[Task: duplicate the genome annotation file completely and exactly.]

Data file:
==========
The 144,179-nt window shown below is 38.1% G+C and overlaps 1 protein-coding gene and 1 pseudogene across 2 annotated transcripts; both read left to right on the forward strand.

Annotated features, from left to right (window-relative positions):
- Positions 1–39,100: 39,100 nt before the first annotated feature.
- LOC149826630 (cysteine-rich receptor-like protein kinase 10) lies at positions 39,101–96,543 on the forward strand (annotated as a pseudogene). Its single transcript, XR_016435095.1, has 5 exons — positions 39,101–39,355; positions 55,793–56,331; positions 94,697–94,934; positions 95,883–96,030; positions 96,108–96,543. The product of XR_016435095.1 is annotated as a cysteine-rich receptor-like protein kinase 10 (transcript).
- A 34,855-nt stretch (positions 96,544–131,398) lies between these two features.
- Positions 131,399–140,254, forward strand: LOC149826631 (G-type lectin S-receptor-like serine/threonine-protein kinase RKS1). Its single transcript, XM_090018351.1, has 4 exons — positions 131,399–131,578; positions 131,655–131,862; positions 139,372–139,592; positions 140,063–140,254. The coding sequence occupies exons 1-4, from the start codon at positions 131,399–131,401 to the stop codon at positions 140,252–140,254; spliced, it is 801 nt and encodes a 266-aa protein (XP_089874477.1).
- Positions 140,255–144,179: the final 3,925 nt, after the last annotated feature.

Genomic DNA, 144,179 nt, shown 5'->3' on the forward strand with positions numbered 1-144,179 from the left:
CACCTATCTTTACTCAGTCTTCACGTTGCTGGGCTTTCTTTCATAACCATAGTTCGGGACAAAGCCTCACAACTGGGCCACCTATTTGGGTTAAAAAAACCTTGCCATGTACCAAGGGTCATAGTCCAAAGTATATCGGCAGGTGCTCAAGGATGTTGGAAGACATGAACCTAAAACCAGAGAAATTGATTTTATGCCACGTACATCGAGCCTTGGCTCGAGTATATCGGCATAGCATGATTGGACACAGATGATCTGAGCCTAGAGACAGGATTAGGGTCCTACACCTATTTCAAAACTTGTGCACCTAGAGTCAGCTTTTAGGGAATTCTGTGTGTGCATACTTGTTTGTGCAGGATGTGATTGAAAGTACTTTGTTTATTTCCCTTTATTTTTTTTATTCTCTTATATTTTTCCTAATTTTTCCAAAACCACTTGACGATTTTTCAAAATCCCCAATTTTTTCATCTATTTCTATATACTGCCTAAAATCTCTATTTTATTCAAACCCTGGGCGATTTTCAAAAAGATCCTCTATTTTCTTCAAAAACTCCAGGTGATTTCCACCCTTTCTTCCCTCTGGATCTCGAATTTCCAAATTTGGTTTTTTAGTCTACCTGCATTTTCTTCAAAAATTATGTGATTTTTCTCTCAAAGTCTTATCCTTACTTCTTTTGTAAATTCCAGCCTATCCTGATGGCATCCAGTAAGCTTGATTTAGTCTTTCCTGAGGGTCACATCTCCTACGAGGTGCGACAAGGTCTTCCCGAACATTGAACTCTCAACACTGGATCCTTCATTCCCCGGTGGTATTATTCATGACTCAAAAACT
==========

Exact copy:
The 144,179-nt window shown below is 38.1% G+C and overlaps 1 protein-coding gene and 1 pseudogene across 2 annotated transcripts; both read left to right on the forward strand.

Annotated features, from left to right (window-relative positions):
- Positions 1–39,100: 39,100 nt before the first annotated feature.
- LOC149826630 (cysteine-rich receptor-like protein kinase 10) lies at positions 39,101–96,543 on the forward strand (annotated as a pseudogene). Its single transcript, XR_016435095.1, has 5 exons — positions 39,101–39,355; positions 55,793–56,331; positions 94,697–94,934; positions 95,883–96,030; positions 96,108–96,543. The product of XR_016435095.1 is annotated as a cysteine-rich receptor-like protein kinase 10 (transcript).
- A 34,855-nt stretch (positions 96,544–131,398) lies between these two features.
- Positions 131,399–140,254, forward strand: LOC149826631 (G-type lectin S-receptor-like serine/threonine-protein kinase RKS1). Its single transcript, XM_090018351.1, has 4 exons — positions 131,399–131,578; positions 131,655–131,862; positions 139,372–139,592; positions 140,063–140,254. The coding sequence occupies exons 1-4, from the start codon at positions 131,399–131,401 to the stop codon at positions 140,252–140,254; spliced, it is 801 nt and encodes a 266-aa protein (XP_089874477.1).
- Positions 140,255–144,179: the final 3,925 nt, after the last annotated feature.

Genomic DNA, 144,179 nt, shown 5'->3' on the forward strand with positions numbered 1-144,179 from the left:
CACCTATCTTTACTCAGTCTTCACGTTGCTGGGCTTTCTTTCATAACCATAGTTCGGGACAAAGCCTCACAACTGGGCCACCTATTTGGGTTAAAAAAACCTTGCCATGTACCAAGGGTCATAGTCCAAAGTATATCGGCAGGTGCTCAAGGATGTTGGAAGACATGAACCTAAAACCAGAGAAATTGATTTTATGCCACGTACATCGAGCCTTGGCTCGAGTATATCGGCATAGCATGATTGGACACAGATGATCTGAGCCTAGAGACAGGATTAGGGTCCTACACCTATTTCAAAACTTGTGCACCTAGAGTCAGCTTTTAGGGAATTCTGTGTGTGCATACTTGTTTGTGCAGGATGTGATTGAAAGTACTTTGTTTATTTCCCTTTATTTTTTTTATTCTCTTATATTTTTCCTAATTTTTCCAAAACCACTTGACGATTTTTCAAAATCCCCAATTTTTTCATCTATTTCTATATACTGCCTAAAATCTCTATTTTATTCAAACCCTGGGCGATTTTCAAAAAGATCCTCTATTTTCTTCAAAAACTCCAGGTGATTTCCACCCTTTCTTCCCTCTGGATCTCGAATTTCCAAATTTGGTTTTTTAGTCTACCTGCATTTTCTTCAAAAATTATGTGATTTTTCTCTCAAAGTCTTATCCTTACTTCTTTTGTAAATTCCAGCCTATCCTGATGGCATCCAGTAAGCTTGATTTAGTCTTTCCTGAGGGTCACATCTCCTACGAGGTGCGACAAGGTCTTCCCGAACATTGAACTCTCAACACTGGATCCTTCATTCCCCGGTGGTATTATTCATGACTCAAAAACT